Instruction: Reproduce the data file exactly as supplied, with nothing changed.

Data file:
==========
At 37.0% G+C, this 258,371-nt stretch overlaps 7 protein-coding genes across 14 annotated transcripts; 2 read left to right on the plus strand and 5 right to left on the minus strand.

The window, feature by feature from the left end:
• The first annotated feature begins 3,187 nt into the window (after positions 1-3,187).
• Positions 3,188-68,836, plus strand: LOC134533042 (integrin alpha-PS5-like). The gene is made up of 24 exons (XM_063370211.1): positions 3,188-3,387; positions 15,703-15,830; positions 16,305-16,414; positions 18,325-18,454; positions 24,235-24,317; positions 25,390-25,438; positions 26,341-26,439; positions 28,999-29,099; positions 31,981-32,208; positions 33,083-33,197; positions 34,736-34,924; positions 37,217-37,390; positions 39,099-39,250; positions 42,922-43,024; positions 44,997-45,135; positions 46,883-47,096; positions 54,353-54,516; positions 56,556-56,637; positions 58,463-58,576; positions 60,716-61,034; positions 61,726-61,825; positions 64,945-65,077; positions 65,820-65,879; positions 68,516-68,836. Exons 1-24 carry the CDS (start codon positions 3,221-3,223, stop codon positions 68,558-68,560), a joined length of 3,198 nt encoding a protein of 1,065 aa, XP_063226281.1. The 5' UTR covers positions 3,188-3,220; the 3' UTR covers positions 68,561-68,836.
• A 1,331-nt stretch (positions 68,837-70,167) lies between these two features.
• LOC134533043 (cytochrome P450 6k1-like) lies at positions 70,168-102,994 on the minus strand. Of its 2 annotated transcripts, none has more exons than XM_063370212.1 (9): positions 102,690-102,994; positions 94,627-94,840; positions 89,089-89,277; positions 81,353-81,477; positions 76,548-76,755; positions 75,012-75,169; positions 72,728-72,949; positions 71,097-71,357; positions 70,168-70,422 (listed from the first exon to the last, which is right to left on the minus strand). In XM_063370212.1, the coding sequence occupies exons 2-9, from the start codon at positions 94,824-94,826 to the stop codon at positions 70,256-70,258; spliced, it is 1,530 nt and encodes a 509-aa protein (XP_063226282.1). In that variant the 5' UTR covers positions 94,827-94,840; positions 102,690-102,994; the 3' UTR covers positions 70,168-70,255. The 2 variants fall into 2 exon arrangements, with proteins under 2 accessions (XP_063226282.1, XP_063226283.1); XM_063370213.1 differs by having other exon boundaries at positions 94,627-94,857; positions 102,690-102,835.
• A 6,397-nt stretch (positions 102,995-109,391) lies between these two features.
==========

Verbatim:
At 37.0% G+C, this 258,371-nt stretch overlaps 7 protein-coding genes across 14 annotated transcripts; 2 read left to right on the plus strand and 5 right to left on the minus strand.

The window, feature by feature from the left end:
• The first annotated feature begins 3,187 nt into the window (after positions 1-3,187).
• Positions 3,188-68,836, plus strand: LOC134533042 (integrin alpha-PS5-like). The gene is made up of 24 exons (XM_063370211.1): positions 3,188-3,387; positions 15,703-15,830; positions 16,305-16,414; positions 18,325-18,454; positions 24,235-24,317; positions 25,390-25,438; positions 26,341-26,439; positions 28,999-29,099; positions 31,981-32,208; positions 33,083-33,197; positions 34,736-34,924; positions 37,217-37,390; positions 39,099-39,250; positions 42,922-43,024; positions 44,997-45,135; positions 46,883-47,096; positions 54,353-54,516; positions 56,556-56,637; positions 58,463-58,576; positions 60,716-61,034; positions 61,726-61,825; positions 64,945-65,077; positions 65,820-65,879; positions 68,516-68,836. Exons 1-24 carry the CDS (start codon positions 3,221-3,223, stop codon positions 68,558-68,560), a joined length of 3,198 nt encoding a protein of 1,065 aa, XP_063226281.1. The 5' UTR covers positions 3,188-3,220; the 3' UTR covers positions 68,561-68,836.
• A 1,331-nt stretch (positions 68,837-70,167) lies between these two features.
• LOC134533043 (cytochrome P450 6k1-like) lies at positions 70,168-102,994 on the minus strand. Of its 2 annotated transcripts, none has more exons than XM_063370212.1 (9): positions 102,690-102,994; positions 94,627-94,840; positions 89,089-89,277; positions 81,353-81,477; positions 76,548-76,755; positions 75,012-75,169; positions 72,728-72,949; positions 71,097-71,357; positions 70,168-70,422 (listed from the first exon to the last, which is right to left on the minus strand). In XM_063370212.1, the coding sequence occupies exons 2-9, from the start codon at positions 94,824-94,826 to the stop codon at positions 70,256-70,258; spliced, it is 1,530 nt and encodes a 509-aa protein (XP_063226282.1). In that variant the 5' UTR covers positions 94,827-94,840; positions 102,690-102,994; the 3' UTR covers positions 70,168-70,255. The 2 variants fall into 2 exon arrangements, with proteins under 2 accessions (XP_063226282.1, XP_063226283.1); XM_063370213.1 differs by having other exon boundaries at positions 94,627-94,857; positions 102,690-102,835.
• A 6,397-nt stretch (positions 102,995-109,391) lies between these two features.